Minnesota public school oficials expect to hear guidance from MDH around the fall start to the school year by the week of July 27. Photo: Kids at Shirley hills played Pictionary on their first day back to school last year. (Elizabeth Hustad/Laker Pioneer file photo)

Minnesota public school officials expect to hear by the week of July 27 state recommendations on K-12 students’ return to school this fall, giving staff at districts across the state just over a month to refine and put into action one of three plans for the start to the 2020 school year: distance, hybrid or in-person learning.

Of the three options, officials are seeing a hybrid model as being the “greatest lift” for the strictures that come with it.

Westonka has been running a hybrid model for its summer classes and extended school year (ESY) programming, but enrollment for summer is a fraction of what the district is projecting for the regular academic year and requirements already outlined by the Minnesota Department of Health (MDH) show that requirements for a hybrid model would be more strict than those for purely in-person learning.

Facilities and transportation vehicles under a hybrid model would be limited to 50 percent maximum capacity, and the 6 feet of social distancing would be enforced at all times, including during primary instruction times, a requirement that would not be strictly enforced for a fully in-person model. Districts would also be required to provide contactless pickup or delivery of meals and school materials for days when students and staff are not in the building, in addition to opening the cafeterias.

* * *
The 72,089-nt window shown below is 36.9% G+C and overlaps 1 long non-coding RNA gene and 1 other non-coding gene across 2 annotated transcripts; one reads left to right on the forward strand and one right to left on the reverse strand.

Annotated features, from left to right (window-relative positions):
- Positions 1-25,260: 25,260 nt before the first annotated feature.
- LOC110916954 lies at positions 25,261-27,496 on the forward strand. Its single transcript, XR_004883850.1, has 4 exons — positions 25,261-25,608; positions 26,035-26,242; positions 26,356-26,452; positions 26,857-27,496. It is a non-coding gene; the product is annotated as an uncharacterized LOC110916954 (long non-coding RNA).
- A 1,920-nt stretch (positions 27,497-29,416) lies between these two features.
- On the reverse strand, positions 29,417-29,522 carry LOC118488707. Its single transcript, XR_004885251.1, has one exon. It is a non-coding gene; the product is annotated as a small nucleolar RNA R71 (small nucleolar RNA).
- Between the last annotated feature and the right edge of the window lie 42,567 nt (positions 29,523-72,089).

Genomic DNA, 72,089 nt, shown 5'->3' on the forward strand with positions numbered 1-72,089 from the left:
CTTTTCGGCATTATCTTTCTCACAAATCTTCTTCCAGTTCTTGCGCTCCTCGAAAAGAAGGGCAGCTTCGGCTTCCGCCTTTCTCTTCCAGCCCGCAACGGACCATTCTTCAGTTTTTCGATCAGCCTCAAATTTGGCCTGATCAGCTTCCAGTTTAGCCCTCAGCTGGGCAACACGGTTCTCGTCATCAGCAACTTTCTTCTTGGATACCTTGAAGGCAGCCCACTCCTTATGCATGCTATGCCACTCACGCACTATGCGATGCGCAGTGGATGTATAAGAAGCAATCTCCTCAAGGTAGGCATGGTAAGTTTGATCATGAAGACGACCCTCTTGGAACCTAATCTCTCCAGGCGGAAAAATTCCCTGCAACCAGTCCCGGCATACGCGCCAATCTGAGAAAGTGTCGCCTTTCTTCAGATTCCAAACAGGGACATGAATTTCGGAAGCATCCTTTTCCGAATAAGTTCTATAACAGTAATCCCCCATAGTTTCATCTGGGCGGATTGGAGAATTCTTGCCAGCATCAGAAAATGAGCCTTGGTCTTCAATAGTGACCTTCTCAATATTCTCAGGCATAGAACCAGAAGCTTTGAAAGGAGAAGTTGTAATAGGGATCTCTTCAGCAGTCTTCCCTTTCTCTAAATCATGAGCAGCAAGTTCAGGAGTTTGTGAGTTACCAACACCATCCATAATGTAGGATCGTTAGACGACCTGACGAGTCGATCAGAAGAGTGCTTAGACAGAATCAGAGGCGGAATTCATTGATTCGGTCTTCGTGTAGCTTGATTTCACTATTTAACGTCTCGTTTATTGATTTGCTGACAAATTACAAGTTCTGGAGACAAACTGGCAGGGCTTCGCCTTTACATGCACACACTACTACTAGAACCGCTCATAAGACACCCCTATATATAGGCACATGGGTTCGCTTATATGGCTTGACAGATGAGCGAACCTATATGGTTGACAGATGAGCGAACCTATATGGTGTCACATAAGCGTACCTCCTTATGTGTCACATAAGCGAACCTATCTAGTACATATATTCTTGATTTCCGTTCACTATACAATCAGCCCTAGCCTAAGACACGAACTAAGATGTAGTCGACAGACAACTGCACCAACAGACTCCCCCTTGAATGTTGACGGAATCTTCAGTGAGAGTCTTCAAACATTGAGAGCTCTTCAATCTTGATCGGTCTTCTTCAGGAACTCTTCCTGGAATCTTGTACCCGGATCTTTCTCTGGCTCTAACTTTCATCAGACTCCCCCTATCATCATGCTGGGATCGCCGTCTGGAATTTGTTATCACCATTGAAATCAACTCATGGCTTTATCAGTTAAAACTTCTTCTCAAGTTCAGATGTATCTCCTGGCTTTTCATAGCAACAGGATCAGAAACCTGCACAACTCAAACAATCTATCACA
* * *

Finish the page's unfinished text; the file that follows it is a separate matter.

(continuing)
If Westonka admits students under a hybrid model, the district is looking at an on-off schedule wherein students would switch between classroom instruction and distance learning every other day. That schedule would likely be determined alphabetically by students’ last names in order to keep households together when students are on site.

Westonka officials recognized at the July 13 board meeting the additional challenge this could bring at the higher grade levels where student choice in things like electives, foreign language and AP courses might mean that a first period class hits half capacity just fine only for a second period class to miss the mark, either by filling desks beyond the 50 percent limit or by leaving a classroom underutilized.

“There’s a lot of detail to this that we’re right now trying to work through,” said Kevin Borg, Westonka superintendent. “We have to work through those challenges of making sure that we meet those guidelines with the complexity of allowing different student choices.” Borg also suggested that some priority for more classroom days would be given in this model to those students who might benefit more from in-person instruction, including those in special education, which follows a recommendation by the Minnesota Department of Education (MDE).

But transportation could be the biggest hurdle in a hybrid model. Limited to 50 percent occupancy and further constrained by strict social distancing, each school bus would carry just 13 students at a time. Each of Westonka’s bus routes currently serves between 40 and 65 students; a recent survey sent to parents showed that the district could expect an average of 52 students per bus this fall under the current system, necessitating double routes—with a turn-around time of 30-40 minutes—and the addition of extra buses, which may come with a $46,000 price tag and a search for more drivers to operate them.